Now to tackle one of the categories in my Literary Exploration challenge that I was feeling pretty apprehensive about: Urban Fantasy. On initially reading the list of genres I came to realise quite quickly that I wasn't actually sure what Urban Fantasy IS. Fantasy is just not my thing and I'm not at all familiar with its different sub-divisions. I hot-footed it over to Goodreads to have a look at their definition:
"Urban fantasy is a subset of contemporary fantasy, consisting of novels and stories with supernatural and/or magical elements set in contemporary, real-world, urban settings--as opposed to 'traditional' fantasy set in imaginary locations"
This cleared things up somewhat, but it did make me wonder what other sub-classifications exist without my knowledge. Is there a niche in the market for Rural Fantasy - set in "contemporary, real-world" countryside settings? Suburban Fantasy, where wizards and warlocks navigate the school run and visit their local supermarket? The covers of the books on the Goodreads page didn't do much to entice me as there were no titles that I'd ever heard of and they all looked very much on the YA and/or trashy side (oh hello there, inner book snob!). So I was pleasantly surprised when my Dad, of all people, suggested the perfect Urban Fantasy read that sounded very appealing.
Peter Grant is a police constable who is finally coming to the end of his probationary period after putting in the hours pounding the streets of London doing the thankless work of a junior copper. He had his hopes pinned on a gritty and glamorous detective role, but it looks like his bosses have got nothing more exciting planned for him than reams and reams of admin and paperwork. That is, until he gleans a crucial piece of evidence from an eyewitness who happens to be a ghost. After that, the powers that be recognise that Peter may have a raw talent for working with the supernatural, and they appoint him as an apprentice to Chief Inspector Thomas Nightingale - a single-handed subdivision of the Met who specialises in solving crimes with a paranormal basis. He expected to be investigating murders as a police officer, sure. He just didn't expect that to do it he'd have to travel back in time or negotiate with the gods and goddesses of the city's rivers.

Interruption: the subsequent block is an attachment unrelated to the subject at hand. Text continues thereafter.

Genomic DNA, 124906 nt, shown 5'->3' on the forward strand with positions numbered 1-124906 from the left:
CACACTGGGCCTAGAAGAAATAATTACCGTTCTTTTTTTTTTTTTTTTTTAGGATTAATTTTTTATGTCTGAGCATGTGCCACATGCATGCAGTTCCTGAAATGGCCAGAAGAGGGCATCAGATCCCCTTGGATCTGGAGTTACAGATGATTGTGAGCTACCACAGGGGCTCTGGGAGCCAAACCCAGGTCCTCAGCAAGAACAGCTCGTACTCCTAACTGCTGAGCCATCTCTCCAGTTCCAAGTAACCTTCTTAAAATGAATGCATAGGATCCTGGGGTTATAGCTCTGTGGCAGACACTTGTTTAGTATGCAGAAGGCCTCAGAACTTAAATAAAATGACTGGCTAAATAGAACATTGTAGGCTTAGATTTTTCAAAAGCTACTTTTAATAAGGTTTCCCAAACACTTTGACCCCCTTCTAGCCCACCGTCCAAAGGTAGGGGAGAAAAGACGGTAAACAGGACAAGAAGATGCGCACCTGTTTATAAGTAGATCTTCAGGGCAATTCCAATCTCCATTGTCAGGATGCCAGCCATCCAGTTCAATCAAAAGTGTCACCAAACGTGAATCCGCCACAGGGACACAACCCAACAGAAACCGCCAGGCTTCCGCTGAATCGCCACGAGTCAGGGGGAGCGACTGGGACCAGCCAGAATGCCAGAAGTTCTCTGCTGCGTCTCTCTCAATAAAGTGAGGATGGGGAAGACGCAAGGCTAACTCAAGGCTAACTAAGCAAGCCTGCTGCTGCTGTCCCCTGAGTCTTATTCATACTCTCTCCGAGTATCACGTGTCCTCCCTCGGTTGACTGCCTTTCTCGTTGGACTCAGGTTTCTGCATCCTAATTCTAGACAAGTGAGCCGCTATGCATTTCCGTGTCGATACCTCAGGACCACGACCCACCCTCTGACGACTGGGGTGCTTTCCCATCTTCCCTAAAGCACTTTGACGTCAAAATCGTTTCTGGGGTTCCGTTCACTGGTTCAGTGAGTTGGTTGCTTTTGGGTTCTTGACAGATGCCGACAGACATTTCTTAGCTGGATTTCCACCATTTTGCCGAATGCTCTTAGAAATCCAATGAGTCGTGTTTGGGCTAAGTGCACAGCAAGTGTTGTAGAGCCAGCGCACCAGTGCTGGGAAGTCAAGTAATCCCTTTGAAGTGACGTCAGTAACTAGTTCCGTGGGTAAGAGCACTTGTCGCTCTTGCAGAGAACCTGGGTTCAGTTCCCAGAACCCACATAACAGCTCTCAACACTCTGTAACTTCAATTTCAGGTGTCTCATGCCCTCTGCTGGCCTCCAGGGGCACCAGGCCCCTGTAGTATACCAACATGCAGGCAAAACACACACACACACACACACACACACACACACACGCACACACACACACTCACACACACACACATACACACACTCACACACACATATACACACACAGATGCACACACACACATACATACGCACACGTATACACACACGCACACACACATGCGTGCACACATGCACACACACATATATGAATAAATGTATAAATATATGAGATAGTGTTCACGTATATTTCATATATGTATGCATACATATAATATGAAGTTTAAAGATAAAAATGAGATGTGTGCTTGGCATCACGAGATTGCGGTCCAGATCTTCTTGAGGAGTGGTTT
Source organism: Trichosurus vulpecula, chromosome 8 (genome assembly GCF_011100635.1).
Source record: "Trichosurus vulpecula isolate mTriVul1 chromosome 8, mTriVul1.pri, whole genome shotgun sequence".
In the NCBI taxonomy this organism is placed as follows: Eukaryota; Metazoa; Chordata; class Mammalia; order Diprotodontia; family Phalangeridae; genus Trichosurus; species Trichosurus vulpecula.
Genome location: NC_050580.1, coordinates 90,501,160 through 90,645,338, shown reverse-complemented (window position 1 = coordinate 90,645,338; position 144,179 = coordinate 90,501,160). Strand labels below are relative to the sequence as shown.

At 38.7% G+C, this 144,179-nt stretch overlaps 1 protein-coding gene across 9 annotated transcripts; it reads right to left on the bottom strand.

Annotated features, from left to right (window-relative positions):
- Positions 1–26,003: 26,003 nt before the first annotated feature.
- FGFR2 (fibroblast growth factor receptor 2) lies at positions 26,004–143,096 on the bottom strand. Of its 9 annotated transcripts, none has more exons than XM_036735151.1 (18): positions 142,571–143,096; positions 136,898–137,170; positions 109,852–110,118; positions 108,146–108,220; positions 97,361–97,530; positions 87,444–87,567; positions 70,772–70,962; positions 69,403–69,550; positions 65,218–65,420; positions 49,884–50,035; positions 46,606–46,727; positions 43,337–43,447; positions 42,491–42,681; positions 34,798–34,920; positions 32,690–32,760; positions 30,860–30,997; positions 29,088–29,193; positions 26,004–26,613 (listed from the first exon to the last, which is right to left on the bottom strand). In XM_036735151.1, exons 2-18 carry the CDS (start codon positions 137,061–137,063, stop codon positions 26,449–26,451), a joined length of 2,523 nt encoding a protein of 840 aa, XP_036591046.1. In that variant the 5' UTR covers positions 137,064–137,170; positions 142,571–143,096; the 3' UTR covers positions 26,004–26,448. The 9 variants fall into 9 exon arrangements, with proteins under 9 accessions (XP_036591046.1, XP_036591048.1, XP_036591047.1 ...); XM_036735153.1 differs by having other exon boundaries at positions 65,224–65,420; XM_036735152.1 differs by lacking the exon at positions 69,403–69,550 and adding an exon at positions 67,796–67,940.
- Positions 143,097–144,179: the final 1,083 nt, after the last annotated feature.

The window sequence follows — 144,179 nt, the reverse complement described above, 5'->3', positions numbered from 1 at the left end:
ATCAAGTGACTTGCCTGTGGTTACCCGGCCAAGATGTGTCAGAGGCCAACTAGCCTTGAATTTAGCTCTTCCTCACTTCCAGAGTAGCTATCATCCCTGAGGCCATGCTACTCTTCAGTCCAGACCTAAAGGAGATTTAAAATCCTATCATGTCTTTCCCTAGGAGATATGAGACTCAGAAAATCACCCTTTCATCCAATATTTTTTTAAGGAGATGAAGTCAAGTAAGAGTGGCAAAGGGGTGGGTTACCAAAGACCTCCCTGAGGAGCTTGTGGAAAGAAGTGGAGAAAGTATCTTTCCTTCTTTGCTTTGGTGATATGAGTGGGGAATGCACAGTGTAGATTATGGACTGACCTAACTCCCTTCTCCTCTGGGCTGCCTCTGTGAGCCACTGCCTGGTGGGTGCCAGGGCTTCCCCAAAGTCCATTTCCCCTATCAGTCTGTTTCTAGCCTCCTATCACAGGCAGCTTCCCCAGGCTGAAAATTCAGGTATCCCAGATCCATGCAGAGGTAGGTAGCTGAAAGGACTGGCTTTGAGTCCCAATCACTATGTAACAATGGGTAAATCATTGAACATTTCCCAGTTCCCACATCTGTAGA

I really, really enjoyed this. It felt like a breath of fresh air after having read quite a lot of terribly serious books in recent months. The whole thing is light-hearted and really funny, with a distinct brand of dry wit running throughout it. The humour was the best bit about it with loads of great one-liners I wanted to bookmark. It feels like ages since a book has really made me laugh like this. I have been known to turn my nose up at fantasy as a genre, and struggle with more traditional fantasy settings. The fact that this was placed in a more familiar contemporary environment and that the paranormal characters were given distinctly human personalities and realistic qualities made reading Rivers Of London much more palatable to me.
I did think that the plot and the crime itself felt a bit lacklustre. Maybe this only stood out to me because I am used to reading lots of straight crime thrillers and mysteries, which isn't what Rivers Of London is all about. But it definitely felt as if the mystery was only there as a vehicle to show off Peter's developing magical skills and not as the focus of the book in its own right. It could have done with more detail as I kept forgetting who was who and needed to flick back to remind myself what exactly was going on (which was difficult as this is the first book I have ever read on a Kindle! More on that at a later date!).
I also wonder if a more thorough knowledge of London itself would have led to a greater appreciation of some scenes. Aaronovitch tends to refer frequently to street names or particular London landmarks rather than giving detailed descriptions of the environments the characters end up in. This is fine, but I found it difficult to conjure up a mental image of the places mentioned as I'm not especially familiar with the layout of our capital.
So all in all, a success for Urban Fantasy! I already have the second and third books lined up and I can't wait to find out what Peter Grant gets up to next. Whether or not you're a fan of fantasy, this will probably be enjoyed by anyone who's in the mood for escapism or simply wants to read something fun.